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If you tell someone you are planning an unmedicated birth, you are met with a grin and nod in that "uh-huh, you are going to be begging for an epidural" kind of way. If you say you are planning an epidural, they wax poetic about the joys of unmedicated birth. Everyone has an opinion on your birth, and it is almost always going to be the opposite of yours.
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If you're thinking about taking a trip with your kids to get away from it all, think again. Know what you're getting into. Know that it might be even more difficult than life at home. Know that it could be messy, tiring and ugly at times. But it's honestly the best thing ever.
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Having a baby, or babies, is unpredictable. They are their own person and it is always harder to plan around someone else, especially when they cannot tell you their agenda. It is not always possible to just "go with the flow"; so having plans in place can help you to adjust when things are not working.
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Sleep when the baby sleeps? No.
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Postpartum mood disorders are so much more than just depression. Anxiety, obsessive compulsive disorder, the blues, manic states and, more rarely, psychosis all make up the spectrum. My own experience parallels the experience of so many, and yet has its own unique complications.
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It's no secret that the average American child spends seven hours in front of a screen every day and only five minutes playing freely in the great outdoors. Mothers have been arrested for allowing their children to play outside or ride their bike without adult supervision. Parents are putting leashes on children to walk them around shopping centres as if they're wild animals who can't be trusted. Preschoolers are asked to sit for extended periods of time when every fibre of their being is screaming at them to run, jump and play. It's refreshing to see a group of down-to-earth, respectful and conscious parents walking their walk and freeing their children of the expectations of modern day society.
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I guess one could say that my professional background makes me well qualified for this parenting job, but I must admit that I have had my fair share of humbling moments when it comes to parenting. Sometimes I have moments when I feel I rock it as a parent, and then other moments when I hang my head and know I could have handled something much better. Yes, there is certainly room for improvement.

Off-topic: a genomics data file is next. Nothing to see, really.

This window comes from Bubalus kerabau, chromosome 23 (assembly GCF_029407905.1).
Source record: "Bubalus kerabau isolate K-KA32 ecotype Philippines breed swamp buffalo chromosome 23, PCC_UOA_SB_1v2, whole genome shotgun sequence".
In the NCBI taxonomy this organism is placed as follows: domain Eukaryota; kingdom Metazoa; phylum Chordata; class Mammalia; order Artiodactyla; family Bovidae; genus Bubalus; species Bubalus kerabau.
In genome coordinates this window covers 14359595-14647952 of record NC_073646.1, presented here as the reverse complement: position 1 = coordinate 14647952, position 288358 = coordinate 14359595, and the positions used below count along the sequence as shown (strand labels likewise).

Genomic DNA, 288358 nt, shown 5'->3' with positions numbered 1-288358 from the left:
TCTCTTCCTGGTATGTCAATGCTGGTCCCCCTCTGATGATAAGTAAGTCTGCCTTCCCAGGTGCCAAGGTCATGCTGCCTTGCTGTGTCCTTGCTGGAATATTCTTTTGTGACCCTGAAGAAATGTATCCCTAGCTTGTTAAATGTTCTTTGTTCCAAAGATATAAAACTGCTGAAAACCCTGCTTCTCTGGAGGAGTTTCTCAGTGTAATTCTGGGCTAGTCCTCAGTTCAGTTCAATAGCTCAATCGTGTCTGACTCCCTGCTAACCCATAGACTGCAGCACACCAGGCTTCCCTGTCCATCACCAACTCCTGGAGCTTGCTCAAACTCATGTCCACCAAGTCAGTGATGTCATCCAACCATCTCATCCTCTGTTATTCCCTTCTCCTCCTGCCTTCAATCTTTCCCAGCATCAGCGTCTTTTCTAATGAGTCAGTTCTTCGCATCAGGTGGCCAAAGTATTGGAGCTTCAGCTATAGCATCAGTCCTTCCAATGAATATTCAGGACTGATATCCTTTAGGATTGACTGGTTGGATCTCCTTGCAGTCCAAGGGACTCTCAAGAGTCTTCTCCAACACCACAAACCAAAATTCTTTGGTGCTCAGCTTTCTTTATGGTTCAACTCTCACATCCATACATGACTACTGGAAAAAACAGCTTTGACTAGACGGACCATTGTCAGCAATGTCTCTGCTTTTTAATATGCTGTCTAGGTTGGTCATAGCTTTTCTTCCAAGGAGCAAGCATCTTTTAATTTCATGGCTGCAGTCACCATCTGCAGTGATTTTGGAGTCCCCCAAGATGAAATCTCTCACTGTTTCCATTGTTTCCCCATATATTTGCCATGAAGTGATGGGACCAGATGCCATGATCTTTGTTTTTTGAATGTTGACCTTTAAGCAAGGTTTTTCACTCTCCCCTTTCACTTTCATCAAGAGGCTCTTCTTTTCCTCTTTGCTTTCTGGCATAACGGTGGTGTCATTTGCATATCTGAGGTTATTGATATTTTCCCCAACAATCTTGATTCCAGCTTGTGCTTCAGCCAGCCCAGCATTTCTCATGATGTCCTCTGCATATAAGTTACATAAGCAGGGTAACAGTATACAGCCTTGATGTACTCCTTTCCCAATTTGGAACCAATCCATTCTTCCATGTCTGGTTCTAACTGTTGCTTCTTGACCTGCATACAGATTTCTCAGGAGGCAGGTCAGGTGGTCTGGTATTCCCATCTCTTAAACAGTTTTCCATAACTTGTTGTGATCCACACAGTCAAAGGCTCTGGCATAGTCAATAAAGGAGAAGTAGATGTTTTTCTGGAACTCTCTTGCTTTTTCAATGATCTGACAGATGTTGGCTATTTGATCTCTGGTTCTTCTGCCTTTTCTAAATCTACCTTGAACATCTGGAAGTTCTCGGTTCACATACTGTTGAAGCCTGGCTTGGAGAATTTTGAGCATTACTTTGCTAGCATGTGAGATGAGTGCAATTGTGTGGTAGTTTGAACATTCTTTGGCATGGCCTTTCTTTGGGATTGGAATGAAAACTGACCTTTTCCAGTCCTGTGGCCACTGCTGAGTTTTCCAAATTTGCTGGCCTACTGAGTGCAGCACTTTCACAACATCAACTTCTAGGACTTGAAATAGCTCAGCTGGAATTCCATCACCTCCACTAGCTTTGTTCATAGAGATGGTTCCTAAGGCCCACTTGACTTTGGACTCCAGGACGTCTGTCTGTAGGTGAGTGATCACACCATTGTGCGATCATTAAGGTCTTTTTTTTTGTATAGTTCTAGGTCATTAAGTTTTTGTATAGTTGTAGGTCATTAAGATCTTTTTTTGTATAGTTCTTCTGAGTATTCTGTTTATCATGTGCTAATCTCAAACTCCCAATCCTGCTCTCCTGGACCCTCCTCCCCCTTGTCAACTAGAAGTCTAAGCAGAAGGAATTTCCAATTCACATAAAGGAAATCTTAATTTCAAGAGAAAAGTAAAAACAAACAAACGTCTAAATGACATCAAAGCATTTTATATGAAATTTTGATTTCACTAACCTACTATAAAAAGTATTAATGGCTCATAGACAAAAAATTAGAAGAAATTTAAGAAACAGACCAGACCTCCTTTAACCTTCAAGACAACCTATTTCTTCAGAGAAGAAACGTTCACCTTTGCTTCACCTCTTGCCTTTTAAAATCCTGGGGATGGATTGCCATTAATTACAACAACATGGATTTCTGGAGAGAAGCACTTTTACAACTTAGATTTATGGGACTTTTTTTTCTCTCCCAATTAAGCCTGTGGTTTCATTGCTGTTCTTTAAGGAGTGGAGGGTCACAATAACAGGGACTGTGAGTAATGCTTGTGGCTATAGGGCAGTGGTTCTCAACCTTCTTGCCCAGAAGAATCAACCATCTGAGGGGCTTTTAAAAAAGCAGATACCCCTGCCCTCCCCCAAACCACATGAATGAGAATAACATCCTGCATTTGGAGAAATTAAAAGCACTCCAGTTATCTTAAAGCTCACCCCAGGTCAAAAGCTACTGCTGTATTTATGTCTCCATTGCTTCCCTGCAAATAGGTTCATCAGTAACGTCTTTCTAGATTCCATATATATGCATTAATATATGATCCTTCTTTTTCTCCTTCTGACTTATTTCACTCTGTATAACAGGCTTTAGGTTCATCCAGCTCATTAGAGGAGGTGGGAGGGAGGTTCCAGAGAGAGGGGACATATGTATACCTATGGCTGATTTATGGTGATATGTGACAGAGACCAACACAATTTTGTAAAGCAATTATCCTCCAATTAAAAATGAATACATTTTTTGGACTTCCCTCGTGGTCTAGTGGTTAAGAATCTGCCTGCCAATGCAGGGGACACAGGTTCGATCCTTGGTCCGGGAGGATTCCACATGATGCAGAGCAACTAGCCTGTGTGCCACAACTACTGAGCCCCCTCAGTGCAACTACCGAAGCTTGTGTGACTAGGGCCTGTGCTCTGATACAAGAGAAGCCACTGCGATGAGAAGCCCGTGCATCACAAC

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Nothing can cause an argument faster in a group of parents than when someone brings up sleep training. Opinions range from "do it as early as possible" to "only terrible parents sleep train." With so many myths about sleep training out there, who do you believe? Let's examine the eight most common myths about sleep training and see what holds up.
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And what you can do about it.
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Although many parents today fear taking home the wrong baby, it is thankfully an unfounded fear. In reality, it is exceedingly rare for infants to be switched in the hospital and it becomes even more rare as time goes on. Extensive measures have been put in place in modern hospitals in order to prevent such mix-ups.
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How many times have we wondered exactly how to parent our kids when our kids throw us a curve or -- as we found out recently -- world events upend our sensibilities? Perhaps surprising is that how we parent has several underpinnings that never change, no matter what the circumstance
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With positions of influence (and a massive media presence), these leaders are role models for youth. We got to thinking about what kids have learned about competition, both from this election and from an increasingly cutthroat social culture.
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I always say, "if you want to get something... give it." Want to be loved? Love unconditionally. Want to be appreciated? Give earnest praise. Want to be heard? Learn to listen. Really listen. What is real listening? It requires biting your tongue. Not jumping in when your child shares how they perceive life, their problems, their solutions.
An important first step is identifying the ways culture and media influence our understanding of sexuality and ideas about gender. As parents and educators of youth, improving our own media-literacy skills can enable the conversations needed to convert troubling topics popular in the media into opportunities for promoting gender equality.